Isuzu D-Max Diesel
  |  First Published: July 2009

The Isuzu D-Max shares a market niche with strong contenders like the Toyota HiLux, Mitsubishi Triton, Nissan Navara and Mazda B50, all competing for market share. In view of recent sales of the D-Max – sales have been increasing steadily in the last quarter – I suspected that this ute must have a lot going for it.

It does, and what it comes down to is sheer driveability coupled with a capable yet frugal 3L diesel motor that is both responsive and very smooth.

Heritage shows its worth here. Isuzu is Japan’s oldest manufacturer of engines and cars (although the D-Max comes out of a factory in Thailand, the same as virtually every other major ute on the market these days) and the company has been designing diesel engines for over 70 years; motor vehicles even longer.

Big strong trucks are the forte of Isuzu, and that successful manufacturing heritage is passed along to the D-Max for the consumer’s benefit.

Also, there appears to be a D-Max for every purpose. There are no less than 11 models (all are 3L four-cylinder diesels) starting at the no-frills hose-her-out SX single cab chassis 4x2 workhorse with its steel wheels, right through to the LS-U which comes with all the bells and whistles.

Nimble workhorse

While there is no getting away from the fact that the D-Max is a work vehicle with a 1 tonne payload it still has a nimble, lively, feel that conveys an impression of refinement rather than sheer workhorse capability.

That hard to define feeling of refinement – a combination of overall smoothness, the feel of the controls and general seating position, spaciousness all round and lack of engine noise while under way – carried over into the SX Crew Cab five-speed manual fitted with aluminium tray that we see in this review. You’ll see something from the pics, too: the D-Max is quite a handsome beast.

I found the positive feeling five-speed manual gear box mated extremely well to the flexible intercooled turbo four-cylinder diesel engine with shifts up or down gears very easy thanks to a light but direct clutch. Utes that need to earn their keep sometimes tend to have high revving engines mated to extra low gearing that is a pain when driving in traffic but the D-Max presented me with none of this. A tall enough first gear saw the ute slipping away from the lights in good form with a change to second coming close to the 60kph mark. On the highway, a fifth gear overdrive gear saw 100km on the speedo with a modest 2000rpm on the tacho.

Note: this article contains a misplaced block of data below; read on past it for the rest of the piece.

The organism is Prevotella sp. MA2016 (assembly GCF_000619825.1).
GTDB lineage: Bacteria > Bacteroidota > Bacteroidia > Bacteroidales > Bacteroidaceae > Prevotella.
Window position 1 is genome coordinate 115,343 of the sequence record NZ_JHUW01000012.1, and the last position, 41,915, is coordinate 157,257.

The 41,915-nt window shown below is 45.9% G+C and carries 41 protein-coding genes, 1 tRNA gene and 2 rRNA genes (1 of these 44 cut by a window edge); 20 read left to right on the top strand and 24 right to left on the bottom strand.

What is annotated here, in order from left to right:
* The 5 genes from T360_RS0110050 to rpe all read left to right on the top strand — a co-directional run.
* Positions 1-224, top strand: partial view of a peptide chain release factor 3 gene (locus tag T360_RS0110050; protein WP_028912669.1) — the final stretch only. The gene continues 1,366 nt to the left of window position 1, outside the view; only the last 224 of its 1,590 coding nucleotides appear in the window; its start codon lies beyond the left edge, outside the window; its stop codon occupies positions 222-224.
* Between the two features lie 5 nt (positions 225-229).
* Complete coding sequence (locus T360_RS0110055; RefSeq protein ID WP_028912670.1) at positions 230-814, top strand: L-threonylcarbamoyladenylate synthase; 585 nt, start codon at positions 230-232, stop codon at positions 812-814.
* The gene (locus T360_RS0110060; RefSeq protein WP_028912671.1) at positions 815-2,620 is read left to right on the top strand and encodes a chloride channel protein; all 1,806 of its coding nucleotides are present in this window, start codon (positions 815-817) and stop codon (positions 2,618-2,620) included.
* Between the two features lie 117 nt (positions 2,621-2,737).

Fuel consumption over a mix of city and country driving was in the order of 8.9L per 100km which is very good indeed, and with a 72L tank the D-Max should offer great cruising potential.

Powerful engine

In my mind there is no doubt that the 3L diesel motor of the D-Max is one of the top selling points of the vehicle. Interestingly, this engine is also under the bonnet of the 200 Series Isuzu two-tonne truck, which is a real workhorse in every sense of the word.

Not surprisingly, with some 360Nm of torque and 120kW of power the same engine does a mighty job of powering the much lighter D-Max. The high-tech diesel is enhanced with variable vane turbo technology, a common rail high-pressure fuel system plus a no-replacement stainless steel chain driving the dual overhead camshafts of the 16-valve engine.

The D-Max has a dash-mounted button to engage 4WD – and I might add that the 4x4 system did engage instantly, unlike some of the other in-dash systems out there. The D-Max is a very strong performer off-road thanks to the 360Nm of torque at the ready.


Low range is useful for serious off-road work or for entering onto or leaving a beach with a boat or camper trailer in tow. With plenty of traction on hand from the 16" wheels, the D-Max is limited only by the degree of wheel travel available to counter obstacles. Certainly, approach and departure angles are brilliant at 34.6 and 2.3 degrees respectively, while the 225mm minimum ground clearance is also useful when tracks and trails take the place of formed roads.

The ride of the D-Max is comfortable rather than luxurious (as expected of this class of vehicle) in that an independent double wishbone front suspension with coil springs up front is mated to rear semi-elliptic leaf springs. With its 1 tonne capacity, the ute will carry a mighty payload of camping or fishing gear into hard-to-reach places and tow a 3 tonne braked trailer.

Interior sound proofing of the D-Max SX crew cab was excellent, with little road noise intruding. Comfort for driver and passengers alike was also of a generally high standard, with ample leg and head room. Although the SX was not top-of-range, its features extended to include electric windows and mirrors, air conditioning, dual air bags and the all-important ABS and EBD systems for emergencies.

I found the ride to be firm while unloaded, and with a load aboard it was quite good, about the same as other work utes in its class. Handling presented no vices; the steering was light but direct with a degree of sensitivity that was pleasing.

The Isuzu D-Max SX Crew Cab chassis is very sharply priced at $39,500 which includes the tray as well. Competitors are going to find this price hard to match given the features, the easy smooth performance, and overall dynamics of the vehicle which certainly has that ‘something’ that makes it easy to like. Plus its easy to use and easy to help us enjoy those fun times we anglers all look forward to at the end of the working week.

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